Italy stands by decision to reject boat of migrants as row with France escalates

Italy has remained firm in its decision to shut its ports to a ship carrying more than 600 migrants. But Rome insisted it is still willing to help asylum-seekers — under certain conditions.

Italy said on Wednesday that it stood behind its decision to reject port for the French NGO rescue ship Aquarius following sharp criticism from French President Emmanuel Macron, but added it would continue to allow Italian vessels carrying shipwrecked migrants in its ports.

"We will not change (our position) on ships belonging to non-governmental organizations," Interior Minister Matteo Salvini, who is the head of the anti-immigrant League party in Italy, said in an interview with Italian newspaper Corriere della Sera. "Ships belonging to foreign organizations and flying foreign flags cannot dictate Italy's immigration policy."

Italy and Malta refused to let the Aquarius dock on Sunday. The ship, operated by the Franco-German charity SOS Mediterranee, has 629 migrants onboard, including 123 unaccompanied minors and seven pregnant women.

The Aquarius was given permission to dock in Spain's eastern port of Valencia on Monday, but it remains uncertain whether the ship will be able to make the journey.

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Spain to take in refugee ship Aquarius

Italy summons French ambassador

The Italian Foreign Ministry summoned the French Ambassador Christian Masset on Wednesday following Macron's criticism of the decision.

Macron called Italy's decision to shut its ports to the Aquarius "cynical" and "irresponsible," saying international law obligated the Mediterranean country to take immigrants.

Italian Prime Minister Giuseppe Conte hit back at the criticism, saying in a statement: "Italy cannot accept hypocritical lessons from countries that have always preferred to turn their backs when it comes to immigration."

Salvini added he hoped for "an official apology as soon as possible" from France.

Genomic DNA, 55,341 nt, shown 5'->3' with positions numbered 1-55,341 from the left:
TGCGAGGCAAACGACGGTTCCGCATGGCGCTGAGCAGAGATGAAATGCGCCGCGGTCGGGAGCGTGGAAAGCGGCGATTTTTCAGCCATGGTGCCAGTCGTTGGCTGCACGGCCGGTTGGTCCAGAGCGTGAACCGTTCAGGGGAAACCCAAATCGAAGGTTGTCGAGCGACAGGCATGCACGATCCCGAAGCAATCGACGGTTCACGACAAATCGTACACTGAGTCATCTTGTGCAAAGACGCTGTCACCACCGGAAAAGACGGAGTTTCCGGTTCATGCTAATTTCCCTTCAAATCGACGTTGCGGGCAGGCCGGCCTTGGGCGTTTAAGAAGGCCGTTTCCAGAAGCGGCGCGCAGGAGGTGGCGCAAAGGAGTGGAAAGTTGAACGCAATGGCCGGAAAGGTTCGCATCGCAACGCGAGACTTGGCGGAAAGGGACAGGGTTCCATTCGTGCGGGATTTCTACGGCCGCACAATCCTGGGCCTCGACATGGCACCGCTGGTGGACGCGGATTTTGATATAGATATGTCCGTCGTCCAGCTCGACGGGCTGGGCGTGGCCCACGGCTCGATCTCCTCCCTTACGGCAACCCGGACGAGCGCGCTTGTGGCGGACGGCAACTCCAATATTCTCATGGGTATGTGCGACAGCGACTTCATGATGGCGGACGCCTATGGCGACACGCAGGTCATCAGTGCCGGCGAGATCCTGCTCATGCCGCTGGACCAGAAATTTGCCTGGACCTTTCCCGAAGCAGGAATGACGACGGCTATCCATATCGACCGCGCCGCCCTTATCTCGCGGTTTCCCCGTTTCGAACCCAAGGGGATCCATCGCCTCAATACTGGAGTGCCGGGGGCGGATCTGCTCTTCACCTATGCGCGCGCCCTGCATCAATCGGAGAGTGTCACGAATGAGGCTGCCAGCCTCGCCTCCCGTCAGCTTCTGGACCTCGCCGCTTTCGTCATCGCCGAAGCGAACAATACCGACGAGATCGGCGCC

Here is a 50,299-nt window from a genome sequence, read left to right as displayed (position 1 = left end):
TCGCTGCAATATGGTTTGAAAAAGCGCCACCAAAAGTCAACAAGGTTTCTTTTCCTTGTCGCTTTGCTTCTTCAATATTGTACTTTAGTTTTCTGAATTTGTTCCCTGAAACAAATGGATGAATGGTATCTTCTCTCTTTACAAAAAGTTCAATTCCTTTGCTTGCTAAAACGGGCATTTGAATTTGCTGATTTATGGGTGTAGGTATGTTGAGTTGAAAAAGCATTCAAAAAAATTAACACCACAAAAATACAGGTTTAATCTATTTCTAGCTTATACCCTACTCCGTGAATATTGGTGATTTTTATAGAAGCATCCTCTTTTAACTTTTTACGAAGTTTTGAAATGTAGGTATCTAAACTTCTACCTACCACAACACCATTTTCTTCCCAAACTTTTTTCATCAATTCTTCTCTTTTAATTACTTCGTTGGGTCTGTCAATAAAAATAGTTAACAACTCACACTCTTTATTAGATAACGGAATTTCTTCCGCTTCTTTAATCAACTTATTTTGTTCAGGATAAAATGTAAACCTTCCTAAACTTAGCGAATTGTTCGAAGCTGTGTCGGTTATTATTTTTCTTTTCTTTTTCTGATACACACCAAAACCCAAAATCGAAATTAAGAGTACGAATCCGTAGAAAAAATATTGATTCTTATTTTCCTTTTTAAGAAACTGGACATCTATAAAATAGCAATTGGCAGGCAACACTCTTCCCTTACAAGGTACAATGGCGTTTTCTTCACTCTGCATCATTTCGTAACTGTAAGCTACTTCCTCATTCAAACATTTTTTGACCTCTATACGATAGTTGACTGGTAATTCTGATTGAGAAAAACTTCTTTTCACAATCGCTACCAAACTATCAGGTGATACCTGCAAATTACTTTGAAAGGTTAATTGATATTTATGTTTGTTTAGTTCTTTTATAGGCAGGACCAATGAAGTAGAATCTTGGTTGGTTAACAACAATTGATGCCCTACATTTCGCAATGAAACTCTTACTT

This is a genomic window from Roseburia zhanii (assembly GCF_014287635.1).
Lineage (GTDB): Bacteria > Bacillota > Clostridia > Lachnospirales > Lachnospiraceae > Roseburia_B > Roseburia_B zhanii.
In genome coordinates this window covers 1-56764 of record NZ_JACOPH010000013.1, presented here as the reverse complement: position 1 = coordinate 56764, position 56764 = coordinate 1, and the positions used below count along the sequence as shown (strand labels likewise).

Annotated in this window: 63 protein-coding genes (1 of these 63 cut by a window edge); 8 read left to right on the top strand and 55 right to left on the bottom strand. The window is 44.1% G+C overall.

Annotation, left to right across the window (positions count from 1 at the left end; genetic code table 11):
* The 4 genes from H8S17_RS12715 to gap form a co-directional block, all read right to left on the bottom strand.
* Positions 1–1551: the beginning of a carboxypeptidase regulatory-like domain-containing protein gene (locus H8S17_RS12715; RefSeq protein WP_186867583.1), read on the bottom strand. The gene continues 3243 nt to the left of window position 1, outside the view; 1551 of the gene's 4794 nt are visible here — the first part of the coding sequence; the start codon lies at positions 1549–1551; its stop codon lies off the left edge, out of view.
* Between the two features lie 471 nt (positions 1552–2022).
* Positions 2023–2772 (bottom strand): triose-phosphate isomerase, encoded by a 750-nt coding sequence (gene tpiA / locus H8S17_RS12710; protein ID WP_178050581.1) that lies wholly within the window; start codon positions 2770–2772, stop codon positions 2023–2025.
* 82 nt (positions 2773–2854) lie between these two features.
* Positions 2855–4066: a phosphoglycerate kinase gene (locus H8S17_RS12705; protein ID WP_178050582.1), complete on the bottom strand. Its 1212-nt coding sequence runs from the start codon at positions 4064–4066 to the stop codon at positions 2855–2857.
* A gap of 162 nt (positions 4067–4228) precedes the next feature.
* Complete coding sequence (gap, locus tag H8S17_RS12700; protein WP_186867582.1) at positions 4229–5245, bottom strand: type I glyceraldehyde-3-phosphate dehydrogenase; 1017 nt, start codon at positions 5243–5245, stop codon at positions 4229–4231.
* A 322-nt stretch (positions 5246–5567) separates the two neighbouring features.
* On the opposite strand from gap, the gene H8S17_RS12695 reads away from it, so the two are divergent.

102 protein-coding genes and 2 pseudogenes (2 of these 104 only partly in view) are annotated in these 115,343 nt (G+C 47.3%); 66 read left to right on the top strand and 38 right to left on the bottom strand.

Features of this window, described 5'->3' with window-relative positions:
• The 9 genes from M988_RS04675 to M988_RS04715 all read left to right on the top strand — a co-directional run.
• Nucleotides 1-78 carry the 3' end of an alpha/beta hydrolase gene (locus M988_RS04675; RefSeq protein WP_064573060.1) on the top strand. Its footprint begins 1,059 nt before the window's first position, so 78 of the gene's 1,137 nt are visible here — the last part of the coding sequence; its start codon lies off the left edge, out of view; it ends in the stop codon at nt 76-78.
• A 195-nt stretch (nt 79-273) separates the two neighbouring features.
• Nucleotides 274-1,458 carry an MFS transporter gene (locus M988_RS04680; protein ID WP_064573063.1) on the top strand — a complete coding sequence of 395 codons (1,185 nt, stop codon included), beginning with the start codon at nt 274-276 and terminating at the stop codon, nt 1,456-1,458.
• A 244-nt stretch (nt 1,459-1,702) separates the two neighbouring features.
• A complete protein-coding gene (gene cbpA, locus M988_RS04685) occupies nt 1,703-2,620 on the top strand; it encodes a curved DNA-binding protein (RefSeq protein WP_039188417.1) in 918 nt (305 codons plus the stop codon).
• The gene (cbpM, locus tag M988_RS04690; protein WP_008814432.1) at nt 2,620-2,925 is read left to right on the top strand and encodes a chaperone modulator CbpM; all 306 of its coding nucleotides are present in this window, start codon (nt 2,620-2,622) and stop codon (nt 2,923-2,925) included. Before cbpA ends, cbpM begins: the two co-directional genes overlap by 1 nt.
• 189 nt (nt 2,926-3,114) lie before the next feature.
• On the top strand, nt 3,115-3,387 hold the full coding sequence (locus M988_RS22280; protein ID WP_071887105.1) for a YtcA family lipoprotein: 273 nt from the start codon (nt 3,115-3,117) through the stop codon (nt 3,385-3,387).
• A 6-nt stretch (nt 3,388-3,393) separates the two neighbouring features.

"If the French have the humility to say they are sorry, we can put it behind us and be friends like before," he told reporters on the sidelines of a business conference.

Conte and Macron are due to meet in Paris on Friday.

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Other boat allowed to dock

The Italian coast guard ship Diciotti carrying 937 migrants docked at the port of Catania on Wednesday. They were saved during several rescue operations off the coast of Libya.

Transport Minister Danilo Toninelli said the fact that migrants rescued by Italian ships were landing in Italy showed that the government was not "inhumane or xenophobic."

Italy has taken in more than 640,000 migrants and refugees, but EU states have largely ignored requests by Rome to take some of the newcomers in and share some of the cost for their care.

The League party achieved its best-ever result at the Italian elections in March. It ran on an anti-immigrant platform which included pledges to deport hundreds of thousands of migrants and halt the flow of newcomers. It formed a coalition with anti-system 5-Star Movement in May.

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First on site

At around 10:30 a.m. on Saturday, March 31, the search-and-rescue vessel Aquarius, along with the Libyan coast guard, was alerted by the Italian Rescue Maritime Coordination Center (IMRCC) that a rubber boat was in distress in international waters. Aquarius is manned by rescue workers from SOS Mediteranee, medics from Doctors Without Borders (MSF) and a nautical and technical crew.